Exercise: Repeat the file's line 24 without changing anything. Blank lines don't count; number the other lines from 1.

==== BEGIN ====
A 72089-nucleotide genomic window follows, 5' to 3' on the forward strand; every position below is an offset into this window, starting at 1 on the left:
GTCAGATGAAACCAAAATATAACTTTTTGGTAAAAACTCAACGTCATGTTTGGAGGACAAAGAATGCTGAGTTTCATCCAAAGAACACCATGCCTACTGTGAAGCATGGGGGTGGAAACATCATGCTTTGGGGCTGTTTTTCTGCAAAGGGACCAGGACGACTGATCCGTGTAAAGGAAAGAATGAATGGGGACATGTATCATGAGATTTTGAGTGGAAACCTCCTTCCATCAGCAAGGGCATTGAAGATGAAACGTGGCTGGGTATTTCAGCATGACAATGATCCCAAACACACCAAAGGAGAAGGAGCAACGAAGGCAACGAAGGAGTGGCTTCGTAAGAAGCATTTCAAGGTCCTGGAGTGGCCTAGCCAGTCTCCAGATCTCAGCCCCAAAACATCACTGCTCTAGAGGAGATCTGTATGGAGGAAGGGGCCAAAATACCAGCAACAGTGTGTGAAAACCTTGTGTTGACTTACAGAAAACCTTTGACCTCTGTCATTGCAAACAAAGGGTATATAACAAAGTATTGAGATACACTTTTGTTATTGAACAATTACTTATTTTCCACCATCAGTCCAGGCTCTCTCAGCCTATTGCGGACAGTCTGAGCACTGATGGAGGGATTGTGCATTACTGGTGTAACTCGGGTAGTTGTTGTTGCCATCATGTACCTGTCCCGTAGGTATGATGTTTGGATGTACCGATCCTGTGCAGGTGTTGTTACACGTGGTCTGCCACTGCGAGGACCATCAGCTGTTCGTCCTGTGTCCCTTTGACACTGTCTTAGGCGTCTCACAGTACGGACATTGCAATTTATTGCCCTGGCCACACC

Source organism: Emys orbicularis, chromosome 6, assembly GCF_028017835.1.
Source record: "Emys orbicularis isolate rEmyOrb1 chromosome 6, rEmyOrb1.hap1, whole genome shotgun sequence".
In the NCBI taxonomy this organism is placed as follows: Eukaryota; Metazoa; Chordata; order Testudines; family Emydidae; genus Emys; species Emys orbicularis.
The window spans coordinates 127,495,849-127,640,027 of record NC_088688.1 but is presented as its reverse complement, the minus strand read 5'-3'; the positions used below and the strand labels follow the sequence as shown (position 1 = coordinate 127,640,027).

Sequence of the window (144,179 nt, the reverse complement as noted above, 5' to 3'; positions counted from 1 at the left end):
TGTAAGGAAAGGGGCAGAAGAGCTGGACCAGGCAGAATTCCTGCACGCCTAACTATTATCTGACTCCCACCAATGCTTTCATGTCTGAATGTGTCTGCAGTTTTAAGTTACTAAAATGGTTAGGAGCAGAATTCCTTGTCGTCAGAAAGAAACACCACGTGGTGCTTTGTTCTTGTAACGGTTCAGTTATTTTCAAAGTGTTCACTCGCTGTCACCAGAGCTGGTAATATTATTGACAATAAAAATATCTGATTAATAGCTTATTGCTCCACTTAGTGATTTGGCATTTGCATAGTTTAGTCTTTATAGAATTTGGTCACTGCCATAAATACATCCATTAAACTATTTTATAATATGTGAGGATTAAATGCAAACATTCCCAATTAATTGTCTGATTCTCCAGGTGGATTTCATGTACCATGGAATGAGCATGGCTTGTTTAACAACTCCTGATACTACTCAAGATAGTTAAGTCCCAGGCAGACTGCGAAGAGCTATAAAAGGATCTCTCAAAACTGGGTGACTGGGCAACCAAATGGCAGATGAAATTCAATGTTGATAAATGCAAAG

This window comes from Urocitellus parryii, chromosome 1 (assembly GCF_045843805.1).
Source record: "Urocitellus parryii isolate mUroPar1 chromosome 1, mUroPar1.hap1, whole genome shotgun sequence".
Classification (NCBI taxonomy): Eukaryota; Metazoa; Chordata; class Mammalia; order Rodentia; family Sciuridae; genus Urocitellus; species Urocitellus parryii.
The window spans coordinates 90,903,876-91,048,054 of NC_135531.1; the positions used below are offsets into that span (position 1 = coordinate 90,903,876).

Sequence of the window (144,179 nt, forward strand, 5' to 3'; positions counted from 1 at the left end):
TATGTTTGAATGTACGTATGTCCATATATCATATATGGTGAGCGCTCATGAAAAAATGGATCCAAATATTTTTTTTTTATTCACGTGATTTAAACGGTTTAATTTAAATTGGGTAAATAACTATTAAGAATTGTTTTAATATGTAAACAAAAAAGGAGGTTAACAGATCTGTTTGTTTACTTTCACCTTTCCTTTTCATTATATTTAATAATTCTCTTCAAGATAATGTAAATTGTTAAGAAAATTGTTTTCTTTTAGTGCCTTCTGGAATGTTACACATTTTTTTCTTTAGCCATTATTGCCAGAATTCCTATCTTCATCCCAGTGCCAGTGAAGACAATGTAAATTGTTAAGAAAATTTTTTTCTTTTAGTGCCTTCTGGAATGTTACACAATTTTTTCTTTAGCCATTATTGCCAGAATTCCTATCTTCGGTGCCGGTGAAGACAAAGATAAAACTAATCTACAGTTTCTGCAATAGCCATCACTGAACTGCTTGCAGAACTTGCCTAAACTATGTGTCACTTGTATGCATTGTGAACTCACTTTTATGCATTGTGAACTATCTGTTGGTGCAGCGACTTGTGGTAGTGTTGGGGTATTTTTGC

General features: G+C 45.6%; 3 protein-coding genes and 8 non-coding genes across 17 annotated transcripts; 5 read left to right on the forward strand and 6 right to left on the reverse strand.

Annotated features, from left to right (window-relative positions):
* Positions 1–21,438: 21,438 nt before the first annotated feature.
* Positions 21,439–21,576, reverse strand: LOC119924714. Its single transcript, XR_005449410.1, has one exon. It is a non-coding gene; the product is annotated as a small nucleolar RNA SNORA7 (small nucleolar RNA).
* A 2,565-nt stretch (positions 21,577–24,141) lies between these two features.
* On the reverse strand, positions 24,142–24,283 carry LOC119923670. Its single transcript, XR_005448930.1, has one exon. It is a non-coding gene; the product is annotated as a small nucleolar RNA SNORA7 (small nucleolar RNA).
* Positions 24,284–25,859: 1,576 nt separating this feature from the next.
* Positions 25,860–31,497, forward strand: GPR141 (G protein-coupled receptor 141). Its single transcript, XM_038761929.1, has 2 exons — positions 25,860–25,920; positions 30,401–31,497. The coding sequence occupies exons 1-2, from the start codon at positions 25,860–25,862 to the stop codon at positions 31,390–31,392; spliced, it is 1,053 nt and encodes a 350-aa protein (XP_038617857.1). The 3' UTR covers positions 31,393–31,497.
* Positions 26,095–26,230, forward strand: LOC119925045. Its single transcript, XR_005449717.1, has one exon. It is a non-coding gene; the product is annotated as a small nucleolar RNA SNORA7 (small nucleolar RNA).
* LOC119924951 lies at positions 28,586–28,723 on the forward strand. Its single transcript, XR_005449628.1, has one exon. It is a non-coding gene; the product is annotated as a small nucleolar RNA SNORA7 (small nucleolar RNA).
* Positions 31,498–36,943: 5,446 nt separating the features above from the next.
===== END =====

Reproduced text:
* LOC119924951 lies at positions 28,586–28,723 on the forward strand. Its single transcript, XR_005449628.1, has one exon. It is a non-coding gene; the product is annotated as a small nucleolar RNA SNORA7 (small nucleolar RNA).